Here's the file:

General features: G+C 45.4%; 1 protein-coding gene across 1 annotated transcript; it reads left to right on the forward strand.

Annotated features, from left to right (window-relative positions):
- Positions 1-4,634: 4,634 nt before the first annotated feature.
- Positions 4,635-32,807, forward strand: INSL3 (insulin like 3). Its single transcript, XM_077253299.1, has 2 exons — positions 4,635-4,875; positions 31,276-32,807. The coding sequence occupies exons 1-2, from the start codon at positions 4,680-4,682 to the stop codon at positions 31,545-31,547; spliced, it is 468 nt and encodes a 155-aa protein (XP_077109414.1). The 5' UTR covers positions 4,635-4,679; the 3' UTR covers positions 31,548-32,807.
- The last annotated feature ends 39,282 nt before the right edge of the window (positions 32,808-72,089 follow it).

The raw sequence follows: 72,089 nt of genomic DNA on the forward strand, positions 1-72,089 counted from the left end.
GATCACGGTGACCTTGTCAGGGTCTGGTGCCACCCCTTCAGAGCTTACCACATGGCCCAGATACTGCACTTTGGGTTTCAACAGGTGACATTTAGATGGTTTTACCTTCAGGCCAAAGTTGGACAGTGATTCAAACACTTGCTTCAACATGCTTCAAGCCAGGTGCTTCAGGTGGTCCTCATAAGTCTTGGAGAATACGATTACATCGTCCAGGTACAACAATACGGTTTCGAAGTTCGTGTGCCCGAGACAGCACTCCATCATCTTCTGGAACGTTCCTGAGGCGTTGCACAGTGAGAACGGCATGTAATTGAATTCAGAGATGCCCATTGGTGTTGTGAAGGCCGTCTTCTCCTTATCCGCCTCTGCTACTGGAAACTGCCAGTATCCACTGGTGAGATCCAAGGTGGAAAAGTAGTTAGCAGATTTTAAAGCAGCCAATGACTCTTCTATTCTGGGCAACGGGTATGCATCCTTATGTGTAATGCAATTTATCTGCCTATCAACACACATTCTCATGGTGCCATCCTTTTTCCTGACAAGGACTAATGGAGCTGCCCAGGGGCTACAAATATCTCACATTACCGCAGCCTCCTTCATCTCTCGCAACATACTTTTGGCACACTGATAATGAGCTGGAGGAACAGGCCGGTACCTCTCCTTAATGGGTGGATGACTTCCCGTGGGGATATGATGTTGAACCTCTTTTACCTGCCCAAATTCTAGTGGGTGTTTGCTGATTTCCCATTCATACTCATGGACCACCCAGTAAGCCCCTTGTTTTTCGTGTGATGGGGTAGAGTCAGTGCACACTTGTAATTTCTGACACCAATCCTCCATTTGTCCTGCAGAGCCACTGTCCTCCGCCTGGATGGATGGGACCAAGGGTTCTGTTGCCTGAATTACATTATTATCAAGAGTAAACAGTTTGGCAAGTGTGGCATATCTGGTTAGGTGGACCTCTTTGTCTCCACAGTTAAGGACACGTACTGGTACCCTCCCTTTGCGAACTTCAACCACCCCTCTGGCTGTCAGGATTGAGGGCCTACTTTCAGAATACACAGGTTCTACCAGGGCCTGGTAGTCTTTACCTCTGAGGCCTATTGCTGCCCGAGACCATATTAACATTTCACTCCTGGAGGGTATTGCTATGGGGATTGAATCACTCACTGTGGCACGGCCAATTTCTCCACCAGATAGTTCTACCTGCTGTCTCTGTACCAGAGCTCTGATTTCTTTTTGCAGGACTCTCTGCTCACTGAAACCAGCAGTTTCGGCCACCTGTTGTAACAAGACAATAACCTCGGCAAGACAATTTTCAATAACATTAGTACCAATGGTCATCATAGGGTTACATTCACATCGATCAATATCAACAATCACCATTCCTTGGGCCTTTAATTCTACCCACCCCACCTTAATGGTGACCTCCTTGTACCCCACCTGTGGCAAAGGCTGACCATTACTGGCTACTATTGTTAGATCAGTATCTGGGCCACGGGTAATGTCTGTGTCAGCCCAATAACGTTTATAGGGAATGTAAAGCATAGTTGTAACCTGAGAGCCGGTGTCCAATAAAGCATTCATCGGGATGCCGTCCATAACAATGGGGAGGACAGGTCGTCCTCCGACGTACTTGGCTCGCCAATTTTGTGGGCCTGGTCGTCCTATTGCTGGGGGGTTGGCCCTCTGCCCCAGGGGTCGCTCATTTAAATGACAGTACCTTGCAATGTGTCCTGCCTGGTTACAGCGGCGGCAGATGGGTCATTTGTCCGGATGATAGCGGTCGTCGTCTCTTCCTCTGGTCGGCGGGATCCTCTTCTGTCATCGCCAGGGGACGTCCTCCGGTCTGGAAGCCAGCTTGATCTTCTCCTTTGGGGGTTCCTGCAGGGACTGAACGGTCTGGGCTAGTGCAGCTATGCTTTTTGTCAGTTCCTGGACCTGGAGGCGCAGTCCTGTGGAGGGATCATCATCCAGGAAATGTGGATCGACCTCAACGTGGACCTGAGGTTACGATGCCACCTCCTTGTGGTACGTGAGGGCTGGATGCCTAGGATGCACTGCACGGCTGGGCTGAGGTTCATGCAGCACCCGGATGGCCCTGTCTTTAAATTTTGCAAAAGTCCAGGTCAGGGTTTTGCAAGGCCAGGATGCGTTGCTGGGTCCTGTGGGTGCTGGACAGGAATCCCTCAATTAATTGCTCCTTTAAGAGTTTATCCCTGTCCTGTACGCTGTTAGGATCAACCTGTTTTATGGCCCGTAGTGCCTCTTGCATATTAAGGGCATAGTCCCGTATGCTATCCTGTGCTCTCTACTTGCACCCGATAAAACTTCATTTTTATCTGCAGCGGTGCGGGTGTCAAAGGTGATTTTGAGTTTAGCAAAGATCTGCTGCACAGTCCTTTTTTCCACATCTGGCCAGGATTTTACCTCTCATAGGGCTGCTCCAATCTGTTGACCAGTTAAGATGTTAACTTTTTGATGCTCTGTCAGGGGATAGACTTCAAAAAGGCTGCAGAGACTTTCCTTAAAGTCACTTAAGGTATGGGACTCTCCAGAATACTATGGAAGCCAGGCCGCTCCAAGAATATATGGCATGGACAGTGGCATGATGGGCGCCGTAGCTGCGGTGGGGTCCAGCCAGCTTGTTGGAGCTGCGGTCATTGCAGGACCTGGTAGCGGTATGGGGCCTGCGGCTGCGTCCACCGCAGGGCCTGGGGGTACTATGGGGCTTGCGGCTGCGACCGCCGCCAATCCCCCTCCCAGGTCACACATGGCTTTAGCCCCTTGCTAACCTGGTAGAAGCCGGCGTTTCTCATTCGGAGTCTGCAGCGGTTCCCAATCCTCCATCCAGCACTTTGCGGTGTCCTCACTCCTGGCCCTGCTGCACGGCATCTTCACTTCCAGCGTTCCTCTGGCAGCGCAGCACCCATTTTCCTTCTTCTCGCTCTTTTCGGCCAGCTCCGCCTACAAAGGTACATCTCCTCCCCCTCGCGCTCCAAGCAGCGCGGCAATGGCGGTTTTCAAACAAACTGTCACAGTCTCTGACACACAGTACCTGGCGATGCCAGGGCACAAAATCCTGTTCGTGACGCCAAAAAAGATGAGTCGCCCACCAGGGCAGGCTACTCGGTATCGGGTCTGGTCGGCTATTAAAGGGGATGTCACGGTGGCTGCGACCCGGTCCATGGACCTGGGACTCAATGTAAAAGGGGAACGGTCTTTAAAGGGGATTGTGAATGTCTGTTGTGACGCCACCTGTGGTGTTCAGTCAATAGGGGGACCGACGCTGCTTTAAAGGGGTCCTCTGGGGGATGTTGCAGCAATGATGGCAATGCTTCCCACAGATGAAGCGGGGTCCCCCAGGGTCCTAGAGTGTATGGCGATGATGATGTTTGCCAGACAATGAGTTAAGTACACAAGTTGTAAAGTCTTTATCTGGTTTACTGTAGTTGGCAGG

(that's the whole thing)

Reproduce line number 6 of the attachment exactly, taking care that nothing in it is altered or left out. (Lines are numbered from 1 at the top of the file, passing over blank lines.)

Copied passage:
The raw sequence follows: 72,089 nt of genomic DNA on the forward strand, positions 1-72,089 counted from the left end.